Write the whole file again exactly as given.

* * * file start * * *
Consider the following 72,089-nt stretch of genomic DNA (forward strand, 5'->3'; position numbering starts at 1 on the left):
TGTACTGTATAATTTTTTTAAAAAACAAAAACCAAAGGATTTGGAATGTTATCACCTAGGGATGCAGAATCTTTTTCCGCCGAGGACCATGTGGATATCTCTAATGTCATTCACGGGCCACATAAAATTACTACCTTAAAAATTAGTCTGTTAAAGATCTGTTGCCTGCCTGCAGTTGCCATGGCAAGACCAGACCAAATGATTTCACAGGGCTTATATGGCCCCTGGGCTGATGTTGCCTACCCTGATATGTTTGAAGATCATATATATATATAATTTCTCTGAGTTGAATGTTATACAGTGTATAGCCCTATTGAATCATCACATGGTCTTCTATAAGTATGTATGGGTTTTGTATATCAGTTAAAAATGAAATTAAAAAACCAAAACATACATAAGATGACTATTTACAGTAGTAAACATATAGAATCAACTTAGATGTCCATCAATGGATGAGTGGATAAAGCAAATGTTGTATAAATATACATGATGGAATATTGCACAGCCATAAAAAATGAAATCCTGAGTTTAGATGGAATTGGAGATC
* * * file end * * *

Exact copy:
Consider the following 72,089-nt stretch of genomic DNA (forward strand, 5'->3'; position numbering starts at 1 on the left):
TGTACTGTATAATTTTTTTAAAAAACAAAAACCAAAGGATTTGGAATGTTATCACCTAGGGATGCAGAATCTTTTTCCGCCGAGGACCATGTGGATATCTCTAATGTCATTCACGGGCCACATAAAATTACTACCTTAAAAATTAGTCTGTTAAAGATCTGTTGCCTGCCTGCAGTTGCCATGGCAAGACCAGACCAAATGATTTCACAGGGCTTATATGGCCCCTGGGCTGATGTTGCCTACCCTGATATGTTTGAAGATCATATATATATATAATTTCTCTGAGTTGAATGTTATACAGTGTATAGCCCTATTGAATCATCACATGGTCTTCTATAAGTATGTATGGGTTTTGTATATCAGTTAAAAATGAAATTAAAAAACCAAAACATACATAAGATGACTATTTACAGTAGTAAACATATAGAATCAACTTAGATGTCCATCAATGGATGAGTGGATAAAGCAAATGTTGTATAAATATACATGATGGAATATTGCACAGCCATAAAAAATGAAATCCTGAGTTTAGATGGAATTGGAGATC